From Ince Rose Bridge via North Wales Crusaders, Kenny Baker’s ultimate aim is to play in Super League and he’s determined to get there with Widnes Vikings.
Kenny Baker has just clocked off work. It’s just gone 4:45 in the afternoon. He started work in Preston, at 6 in the morning.
Baker delivers beer for a living. It takes him all over the country. Some days are worse than others.
“I quite enjoy it to be fair, I get to see a lot, but it can be difficult with rugby.”
See, the issue is that, just a little over an hour after clocking off his 10-hour plus shift, he has to be in Widnes to continue his pre-season training with the Vikings ahead of their Championship campaign.
“I’ll get there at 5:45 so I’m in early, we’ll do the session, and I’ll get home at about 9:30. Then I’m back up at 5 to be in work for 6.”
It’s the sort of schedule that would leave most of us shuddering in repulsion.
But for Baker, this is part of the process. A process of fulfilling a dream he has held since first picking up a rugby ball at the age of six with Ince Rose Bridge.
He’s well on his way, if his career trajectory is anything to go by.
It wasn’t until April of 2016, at the age of 24, that the backrower got his first taste of professional Rugby League.
“I had a scholarship with Wigan when I was 13 or 14,” he explained.
“I’d started with Ince and got picked up by Wigan Schoolboys, but they decided I wasn’t quite good enough, so I went back to Ince Rose Bridge.
“I was really enjoying it there, we won a few national cups and leagues at 18s and I was playing well.
“We went up to open age and in 2015 I got player of the division.
“Then halfway through 2016 the North Wales coach contacted me because he’d been watching me and told me I could go down if I wanted to give it a go.
“My aim is to play Super League but you have to start somewhere. I gave it a go and I’ve never looked back really.”
He’s right in saying that, too. Personal accolades have never been too far away for Baker, who is now 27.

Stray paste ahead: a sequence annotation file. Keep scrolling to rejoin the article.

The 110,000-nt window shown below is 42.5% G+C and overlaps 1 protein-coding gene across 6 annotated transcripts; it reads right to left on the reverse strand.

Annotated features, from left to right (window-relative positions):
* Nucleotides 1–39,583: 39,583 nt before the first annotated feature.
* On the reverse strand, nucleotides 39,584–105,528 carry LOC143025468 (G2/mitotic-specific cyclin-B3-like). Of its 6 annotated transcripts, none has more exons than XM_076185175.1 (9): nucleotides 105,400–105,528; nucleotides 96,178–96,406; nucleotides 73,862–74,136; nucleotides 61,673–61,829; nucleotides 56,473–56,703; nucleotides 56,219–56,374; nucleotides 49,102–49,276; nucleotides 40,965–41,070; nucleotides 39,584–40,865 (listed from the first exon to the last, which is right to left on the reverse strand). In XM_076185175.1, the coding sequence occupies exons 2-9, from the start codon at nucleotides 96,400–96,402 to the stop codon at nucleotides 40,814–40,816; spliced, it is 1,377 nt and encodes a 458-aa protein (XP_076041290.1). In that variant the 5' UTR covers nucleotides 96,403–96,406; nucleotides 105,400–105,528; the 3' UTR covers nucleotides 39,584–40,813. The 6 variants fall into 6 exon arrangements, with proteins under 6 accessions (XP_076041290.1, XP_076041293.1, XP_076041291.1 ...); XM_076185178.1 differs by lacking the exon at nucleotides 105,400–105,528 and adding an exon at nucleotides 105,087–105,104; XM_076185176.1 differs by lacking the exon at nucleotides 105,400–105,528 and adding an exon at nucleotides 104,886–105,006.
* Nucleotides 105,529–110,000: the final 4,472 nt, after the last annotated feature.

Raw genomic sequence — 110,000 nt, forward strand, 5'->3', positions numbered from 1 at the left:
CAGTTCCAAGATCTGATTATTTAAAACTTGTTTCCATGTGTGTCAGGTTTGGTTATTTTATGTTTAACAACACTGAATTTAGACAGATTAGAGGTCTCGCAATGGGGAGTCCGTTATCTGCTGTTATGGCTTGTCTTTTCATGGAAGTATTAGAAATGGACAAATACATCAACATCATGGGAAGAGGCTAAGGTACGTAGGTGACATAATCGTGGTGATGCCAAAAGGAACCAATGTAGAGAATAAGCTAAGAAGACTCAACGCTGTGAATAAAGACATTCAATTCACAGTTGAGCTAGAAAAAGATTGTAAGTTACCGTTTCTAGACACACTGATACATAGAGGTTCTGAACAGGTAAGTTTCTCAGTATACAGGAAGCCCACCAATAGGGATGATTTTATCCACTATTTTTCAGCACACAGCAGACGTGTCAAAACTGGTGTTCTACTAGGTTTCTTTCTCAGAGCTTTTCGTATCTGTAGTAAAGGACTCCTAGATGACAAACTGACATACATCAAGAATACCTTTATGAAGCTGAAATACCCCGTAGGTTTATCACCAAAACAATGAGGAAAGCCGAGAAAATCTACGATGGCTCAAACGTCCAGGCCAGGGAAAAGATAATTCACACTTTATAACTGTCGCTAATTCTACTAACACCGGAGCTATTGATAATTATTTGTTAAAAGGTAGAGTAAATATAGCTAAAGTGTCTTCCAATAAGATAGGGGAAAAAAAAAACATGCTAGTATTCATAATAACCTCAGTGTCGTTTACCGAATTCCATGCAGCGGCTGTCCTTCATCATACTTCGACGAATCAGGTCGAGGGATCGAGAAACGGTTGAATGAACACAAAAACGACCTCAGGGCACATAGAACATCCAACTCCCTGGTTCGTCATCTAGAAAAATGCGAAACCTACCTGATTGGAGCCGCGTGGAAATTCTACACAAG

2018 saw him sweep the board at the Crusaders’ awards night, winning players’ player, fans player and the try of the year award.
This year he was named captain of the club. He was players’ player again, and he made the RLW League 1 Team of the Year, despite missing the last six games of the season with a broken hand.
That, inevitably, saw an array of clubs come calling.
It appeared, in the first instance, that his destination would be Workington after the Cumbrian club went in big to secure his services. But at the 11th hour, Widnes made a play, and there was no looking back.
Now, he is being coached by a World Cup winner and the NRL’s all-time most capped coach in Tim Sheens. Not bad for a lad who was unheard of outside of amateur circles just over three years ago.
“It’s a weird one really. It was a shock move by Keiron (Purtill) to go, especially for me as he’d just signed me! But then to employ someone like Tim was a shock really, it was awesome though.
“Being in his presence and listening to him is just something else really. The detail side of it is just next level to what I’ve experienced before. The depth he goes into, just on the simple things, where he wants you running, how he wants the halves to give you the ball, and how he explains it, it’s a lot different.”
But Baker wouldn’t want it any other way now. His move to Widnes is the latest step in a journey that, in his head, has a final destination: Super League.
“I want to make a name for myself if I can.
“I’ve been waiting for this chance, I’ve been working for this since I was six years old really, so the chance to have a good year and hopefully kick on to Super League is massive for me. I want to progress.
“Hopefully we can get promotion. It will be a tight league this year, everyone can see that. It’s going to be close this year, it’s obvious I think.
“There are good teams and if you don’t perform you’ll get beat. We need a good start and kick on from there. And who knows, I don’t see why we can’t.”
For now, Baker will continue to get his head down and work his way around a gruelling schedule made manageable by his burning desire to reach Super League.
In the (very) little time he does time on his hands, you can expect to find him camping.
“I used to go to the caravan with my nan, but we don’t have one now so we go camping instead me and the Mrs.
“It’s nice to get away from everything, no phones, no social media, no worries.”
First published in Rugby League World (Issue 465, Jan 2020)